Kristen Stewart talks about her character in Billy Lynn’s Long Halftime Walk movie. The interview is a script long consisting other actors/director part as well. Below are the extracted interview focused on Kristen’s part. If you would like to read more on, kindly click on the source at the bottom.
It seems like one of the main recurrences in both Fountain’s book and in the film is the way in which no two people seem to know what the concept of “supporting the troops” means or entails. How did you approach that?
Kristen Stewart: What I found most interesting about this was that you have [Kathryn, the titular character’s sister], who is essentially a pacifist, but who never expresses her liberalism in any way that isn’t humanitarian. She’s never provoking anyone, and she’s being made to acknowledge a gap that has grown between her and someone that she’s known her entire life but can now no longer hold as close as she has before, because they’re now completely different beings. That changes a person, when you can no longer keep someone close enough to love them and comfort them as much as you want to. You’re so deep inside of something that you’ve never been able to get an exterior perspective on, and is that fair? Can you be proud of that?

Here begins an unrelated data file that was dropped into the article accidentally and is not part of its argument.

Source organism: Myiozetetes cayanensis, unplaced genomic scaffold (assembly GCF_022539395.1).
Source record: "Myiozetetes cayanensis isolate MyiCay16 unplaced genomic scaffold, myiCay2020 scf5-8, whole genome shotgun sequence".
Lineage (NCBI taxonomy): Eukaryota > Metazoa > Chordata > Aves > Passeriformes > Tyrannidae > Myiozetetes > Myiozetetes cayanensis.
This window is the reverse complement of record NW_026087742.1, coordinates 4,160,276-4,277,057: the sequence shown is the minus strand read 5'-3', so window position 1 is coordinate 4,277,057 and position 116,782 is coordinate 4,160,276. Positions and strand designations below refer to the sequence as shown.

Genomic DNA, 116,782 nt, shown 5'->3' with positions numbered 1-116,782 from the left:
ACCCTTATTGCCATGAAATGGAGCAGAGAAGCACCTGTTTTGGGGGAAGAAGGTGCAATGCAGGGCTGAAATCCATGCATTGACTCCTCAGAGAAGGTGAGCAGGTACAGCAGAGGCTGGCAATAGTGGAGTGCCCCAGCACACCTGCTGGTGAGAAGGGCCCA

It’s very contentious now in modern storytelling: Who can represent whom? How do we responsibly tell the story of others?
KS: I have so much more distance than someone who has served does, yet I still have that same feeling. Can I own my feelings? Do I really understand the situation? I think Kathryn is coming from a place of, “Let’s understand what we’re fighting for.” It’s a personal response, but she’s genuinely worried for him. Because what’s going to happen when his training fades, when the conditioned responses fade and you have to be a human being again who doesn’t necessarily know how to contend with what happened? And further on from that, how do we contend with having put those people there, in that situation?
She’s a different kind of a character than we usually get in stories about military families.
KS: She’s the personification of Question, rather than Opinion.
Source: Nashville Scene